The virtual training will be held on July 20, 22, 27 and 29 through NMSU Canvas. If you have any questions, please contact Paulo Oemig at poemig@nmsu.edusmart0;


Credit: Sphero.com

DoD SMART Scholarship Program: A Webinar on July 22, 2021

By Hamid Mansouri Rad, Senior Proposal Development Specialist, RAS


The OVPRGS is hosting a webinar introducing the SMART program which offers full scholarships, internships, and career opportunities to STEM students. SMART supports the Department of Defense’s goal to build the next-generation STEM workforce. NMSU STEM faculty and students are highly encouraged to attend this webinar to learn about the program and the application process directly from Army SMART Liaison, Ms. Jessica Molina and SMART Sponsoring Facility Point-of-Contact, Ms. Teressa Doonan from the Army Test and Evaluation Center.

To register for the webinar send email to hamid@nmsu.edu.


Physical Science Laboratory Turns 75!


By Hamid Mansouri Rad, Senior Proposal Development Specialist, RAS

NMSU Physical Science Laboratory (PSL) was established in 1946 to assist the Army Ballistic Research Laboratory with the V-2 rocket test flights at White Sands Proving Ground. Throughout the years PSL has evolved into a unique national resource that provides expertise in sub-orbital platforms, information modeling for predictive decision making, specialized
advanced NASA scientific exploration and experimentation, and homeland security sensing and detection technologies to strengthen our national security. PSL operates a FAA approved Unmanned Aerial Systems Test at the Las Cruces
Airport, using public non-restricted airspace. 

Watch a special KRWG report, including conversations with Eric Sanchez, the Director of PSL, and Bernie McCune retired PSL technical staff. For more information, visit: https://psl.nmsu.edu .


Limited Submission Funding Opportunities


By Hamid Mansouri Rad, Senior Proposal Development Specialist, RAS

Research Administration Services maintains a list of limited submission funding opportunities for NMSU research community.  The list is accessible through a link on the Research website,  through the Research Administration tab. NMSU users can also access the list directly on SharePoint.  We encourage NMSU researchers to periodically visit the site and if they are interested in any of the opportunities to please inform us by sending email to ras@nmsu.edu




Pivot Funding Opportunity Database


This is a reminder that in order to assist NMSU faculty and staff in locating external funding opportunities, the OVPRGS has purchased a subscription to ProQuest’s Pivot software available at https://pivot.proquest.com/session/login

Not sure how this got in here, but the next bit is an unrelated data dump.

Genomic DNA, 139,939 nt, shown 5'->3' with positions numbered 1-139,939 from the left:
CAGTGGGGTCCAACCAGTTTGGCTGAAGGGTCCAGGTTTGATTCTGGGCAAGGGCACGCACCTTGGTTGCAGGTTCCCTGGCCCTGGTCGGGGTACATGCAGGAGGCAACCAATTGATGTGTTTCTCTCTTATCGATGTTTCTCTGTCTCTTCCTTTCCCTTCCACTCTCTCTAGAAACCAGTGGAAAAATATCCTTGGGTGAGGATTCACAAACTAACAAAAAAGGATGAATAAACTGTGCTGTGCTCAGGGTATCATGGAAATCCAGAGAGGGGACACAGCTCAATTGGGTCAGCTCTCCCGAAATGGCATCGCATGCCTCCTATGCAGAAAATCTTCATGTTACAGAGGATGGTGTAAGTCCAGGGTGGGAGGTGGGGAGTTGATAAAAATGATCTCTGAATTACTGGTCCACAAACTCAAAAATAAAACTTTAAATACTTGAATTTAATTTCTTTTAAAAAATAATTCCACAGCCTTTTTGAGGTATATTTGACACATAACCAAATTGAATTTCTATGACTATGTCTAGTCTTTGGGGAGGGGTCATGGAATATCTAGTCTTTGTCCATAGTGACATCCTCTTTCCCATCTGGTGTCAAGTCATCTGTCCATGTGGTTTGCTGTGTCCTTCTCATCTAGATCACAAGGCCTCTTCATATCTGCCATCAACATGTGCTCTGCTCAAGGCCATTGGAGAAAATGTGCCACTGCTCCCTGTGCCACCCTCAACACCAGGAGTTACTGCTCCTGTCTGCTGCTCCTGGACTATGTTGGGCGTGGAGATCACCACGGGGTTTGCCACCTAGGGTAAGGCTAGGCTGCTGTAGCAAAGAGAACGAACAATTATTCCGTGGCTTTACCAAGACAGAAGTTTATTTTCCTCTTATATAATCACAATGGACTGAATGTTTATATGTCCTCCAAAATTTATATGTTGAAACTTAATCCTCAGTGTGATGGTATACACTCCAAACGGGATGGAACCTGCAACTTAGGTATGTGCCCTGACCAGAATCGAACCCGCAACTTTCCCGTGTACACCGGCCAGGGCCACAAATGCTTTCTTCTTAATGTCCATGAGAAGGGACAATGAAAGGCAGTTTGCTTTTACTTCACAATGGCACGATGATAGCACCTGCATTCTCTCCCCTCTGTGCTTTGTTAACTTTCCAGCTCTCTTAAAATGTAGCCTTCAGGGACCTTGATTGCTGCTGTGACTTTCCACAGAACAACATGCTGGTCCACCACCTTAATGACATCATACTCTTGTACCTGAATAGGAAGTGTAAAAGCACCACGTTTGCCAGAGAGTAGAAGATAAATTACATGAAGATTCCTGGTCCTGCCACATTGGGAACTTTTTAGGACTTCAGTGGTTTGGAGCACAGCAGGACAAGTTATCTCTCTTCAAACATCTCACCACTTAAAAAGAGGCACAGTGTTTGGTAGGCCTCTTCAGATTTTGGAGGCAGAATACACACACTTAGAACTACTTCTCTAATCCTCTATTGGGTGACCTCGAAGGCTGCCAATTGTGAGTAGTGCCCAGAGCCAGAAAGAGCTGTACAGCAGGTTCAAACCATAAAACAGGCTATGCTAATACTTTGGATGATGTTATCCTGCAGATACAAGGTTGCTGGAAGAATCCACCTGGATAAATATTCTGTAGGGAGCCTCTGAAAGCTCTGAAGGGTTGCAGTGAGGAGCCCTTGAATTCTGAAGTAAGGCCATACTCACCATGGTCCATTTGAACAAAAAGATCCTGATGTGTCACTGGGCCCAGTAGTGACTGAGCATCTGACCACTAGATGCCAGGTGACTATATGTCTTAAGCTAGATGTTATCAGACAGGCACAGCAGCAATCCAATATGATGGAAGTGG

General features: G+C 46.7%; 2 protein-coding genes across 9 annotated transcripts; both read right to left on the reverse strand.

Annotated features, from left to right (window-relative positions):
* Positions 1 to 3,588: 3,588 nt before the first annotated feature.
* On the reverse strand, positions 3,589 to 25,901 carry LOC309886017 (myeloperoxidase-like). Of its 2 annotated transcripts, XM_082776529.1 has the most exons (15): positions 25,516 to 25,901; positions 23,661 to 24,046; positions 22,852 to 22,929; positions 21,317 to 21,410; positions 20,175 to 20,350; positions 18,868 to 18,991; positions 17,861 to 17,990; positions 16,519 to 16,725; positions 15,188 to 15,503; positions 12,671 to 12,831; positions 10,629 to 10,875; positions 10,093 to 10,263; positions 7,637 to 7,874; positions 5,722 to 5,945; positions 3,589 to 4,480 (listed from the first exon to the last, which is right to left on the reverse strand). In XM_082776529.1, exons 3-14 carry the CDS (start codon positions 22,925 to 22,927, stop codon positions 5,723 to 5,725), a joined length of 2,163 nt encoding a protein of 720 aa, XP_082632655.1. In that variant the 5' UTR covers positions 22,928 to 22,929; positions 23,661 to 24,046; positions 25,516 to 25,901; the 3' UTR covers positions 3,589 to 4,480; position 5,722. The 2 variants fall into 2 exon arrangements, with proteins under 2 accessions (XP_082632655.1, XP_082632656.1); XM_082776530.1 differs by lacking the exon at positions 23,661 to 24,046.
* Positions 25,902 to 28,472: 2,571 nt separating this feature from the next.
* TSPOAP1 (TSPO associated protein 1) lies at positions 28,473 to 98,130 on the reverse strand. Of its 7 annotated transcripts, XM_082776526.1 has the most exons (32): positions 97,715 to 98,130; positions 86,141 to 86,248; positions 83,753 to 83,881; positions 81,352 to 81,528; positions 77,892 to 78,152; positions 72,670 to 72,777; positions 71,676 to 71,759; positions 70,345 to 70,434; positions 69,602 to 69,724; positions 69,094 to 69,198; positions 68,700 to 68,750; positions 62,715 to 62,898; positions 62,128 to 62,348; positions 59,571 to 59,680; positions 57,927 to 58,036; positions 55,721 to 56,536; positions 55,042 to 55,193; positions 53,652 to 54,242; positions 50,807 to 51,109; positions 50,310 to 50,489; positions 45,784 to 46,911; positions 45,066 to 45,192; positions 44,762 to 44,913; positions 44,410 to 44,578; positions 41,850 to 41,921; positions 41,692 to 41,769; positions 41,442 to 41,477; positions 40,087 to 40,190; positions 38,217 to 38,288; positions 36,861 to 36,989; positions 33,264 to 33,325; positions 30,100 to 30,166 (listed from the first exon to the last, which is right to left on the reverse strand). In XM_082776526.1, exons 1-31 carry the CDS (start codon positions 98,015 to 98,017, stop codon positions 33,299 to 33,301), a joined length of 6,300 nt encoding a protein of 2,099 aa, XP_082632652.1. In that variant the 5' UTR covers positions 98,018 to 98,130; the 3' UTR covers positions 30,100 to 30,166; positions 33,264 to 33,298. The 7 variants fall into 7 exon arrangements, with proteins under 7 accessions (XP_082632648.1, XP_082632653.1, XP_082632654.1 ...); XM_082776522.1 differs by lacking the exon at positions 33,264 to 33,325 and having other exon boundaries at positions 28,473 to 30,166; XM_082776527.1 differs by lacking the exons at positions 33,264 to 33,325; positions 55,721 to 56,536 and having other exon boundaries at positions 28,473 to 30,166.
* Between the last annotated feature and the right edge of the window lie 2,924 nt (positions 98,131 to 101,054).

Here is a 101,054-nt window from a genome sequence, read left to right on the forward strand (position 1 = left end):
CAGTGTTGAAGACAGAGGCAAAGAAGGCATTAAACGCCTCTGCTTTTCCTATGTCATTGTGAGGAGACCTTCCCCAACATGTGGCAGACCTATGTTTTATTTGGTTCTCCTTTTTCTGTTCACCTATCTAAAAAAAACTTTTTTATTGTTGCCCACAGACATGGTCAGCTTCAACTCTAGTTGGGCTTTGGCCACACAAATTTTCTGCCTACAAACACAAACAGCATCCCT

To create an account with Pivot for the first time

  1. Click on the Sign up link.
    1. On the next page, click on Use email address/create password.
    2. Enter your name.
    3. Enter your NMSU email address.
    4. Create a password.
    5. Choose New Mexico State University from the Affiliated Member Institution drop down menu.
    6. Check the consent checkbox.
    7. Check the reCaptcha check box.
    8. Press the Create my account button.

 To request a one-on-one or group Pivot training, send email to hamid@nmsu.edu



Graduate School

HEERF for New Graduate Student Enrollment


By Dr. Carol Flinchbaugh, Associate Professor of Management and Graduate School Faculty Fellow


The Graduate School is excited to offer each college Higher Education Emergency Relief Funds (HEERF) for new enrollments into their graduate programs. Each college will be provided with monies for three (3) 9-month Graduate Assistantships and includes $5,000 for tuition for one year. In addition, up to $225,000 is available for new student enrollment in Professional Master’s Degree Programs in FY22.

Dr. Flinchbaugh can be reached at cflinch@nmsu.edu.


Need Guidance on Securing External Funding? Contact Me!


If you are an NMSU graduate student or post-doctoral scholar needing guidance on securing external funding, please contact me at fee@nmsu.edu. Please also visit the list of current funding opportunities that I maintain and let me know if you have any questions.


Chong-Hwey Fee



Chong-Hwey Fee, Proposal
Development Specialist, RAS
Questions and comments regarding NMSU’s Research Digest should be directed to Hamid Mansouri Rad, Ph.D. at  hamid@nmsu.edu, (575) 646-6429.